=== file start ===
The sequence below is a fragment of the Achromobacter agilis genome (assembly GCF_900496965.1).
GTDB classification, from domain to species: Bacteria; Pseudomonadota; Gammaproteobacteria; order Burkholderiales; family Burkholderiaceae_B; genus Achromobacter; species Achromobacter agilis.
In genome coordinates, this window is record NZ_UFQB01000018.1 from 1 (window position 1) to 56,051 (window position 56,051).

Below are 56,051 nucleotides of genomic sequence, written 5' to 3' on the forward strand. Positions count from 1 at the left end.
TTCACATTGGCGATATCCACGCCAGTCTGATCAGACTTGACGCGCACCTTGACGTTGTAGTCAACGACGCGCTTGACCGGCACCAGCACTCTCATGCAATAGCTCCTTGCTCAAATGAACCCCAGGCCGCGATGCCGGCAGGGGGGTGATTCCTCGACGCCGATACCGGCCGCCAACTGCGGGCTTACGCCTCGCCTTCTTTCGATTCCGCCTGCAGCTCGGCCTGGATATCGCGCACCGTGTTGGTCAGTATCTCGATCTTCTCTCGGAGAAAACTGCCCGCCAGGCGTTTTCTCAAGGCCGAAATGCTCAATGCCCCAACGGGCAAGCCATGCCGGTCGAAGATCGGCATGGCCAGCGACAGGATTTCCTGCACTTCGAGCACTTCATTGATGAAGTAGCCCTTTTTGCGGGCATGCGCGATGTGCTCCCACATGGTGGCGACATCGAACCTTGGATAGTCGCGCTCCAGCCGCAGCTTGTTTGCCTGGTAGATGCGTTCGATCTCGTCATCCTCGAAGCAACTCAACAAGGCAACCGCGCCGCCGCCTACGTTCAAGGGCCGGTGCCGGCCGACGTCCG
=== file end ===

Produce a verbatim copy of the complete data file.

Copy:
The sequence below is a fragment of the Achromobacter agilis genome (assembly GCF_900496965.1).
GTDB classification, from domain to species: Bacteria; Pseudomonadota; Gammaproteobacteria; order Burkholderiales; family Burkholderiaceae_B; genus Achromobacter; species Achromobacter agilis.
In genome coordinates, this window is record NZ_UFQB01000018.1 from 1 (window position 1) to 56,051 (window position 56,051).

Below are 56,051 nucleotides of genomic sequence, written 5' to 3' on the forward strand. Positions count from 1 at the left end.
TTCACATTGGCGATATCCACGCCAGTCTGATCAGACTTGACGCGCACCTTGACGTTGTAGTCAACGACGCGCTTGACCGGCACCAGCACTCTCATGCAATAGCTCCTTGCTCAAATGAACCCCAGGCCGCGATGCCGGCAGGGGGGTGATTCCTCGACGCCGATACCGGCCGCCAACTGCGGGCTTACGCCTCGCCTTCTTTCGATTCCGCCTGCAGCTCGGCCTGGATATCGCGCACCGTGTTGGTCAGTATCTCGATCTTCTCTCGGAGAAAACTGCCCGCCAGGCGTTTTCTCAAGGCCGAAATGCTCAATGCCCCAACGGGCAAGCCATGCCGGTCGAAGATCGGCATGGCCAGCGACAGGATTTCCTGCACTTCGAGCACTTCATTGATGAAGTAGCCCTTTTTGCGGGCATGCGCGATGTGCTCCCACATGGTGGCGACATCGAACCTTGGATAGTCGCGCTCCAGCCGCAGCTTGTTTGCCTGGTAGATGCGTTCGATCTCGTCATCCTCGAAGCAACTCAACAAGGCAACCGCGCCGCCGCCTACGTTCAAGGGCCGGTGCCGGCCGACGTCCG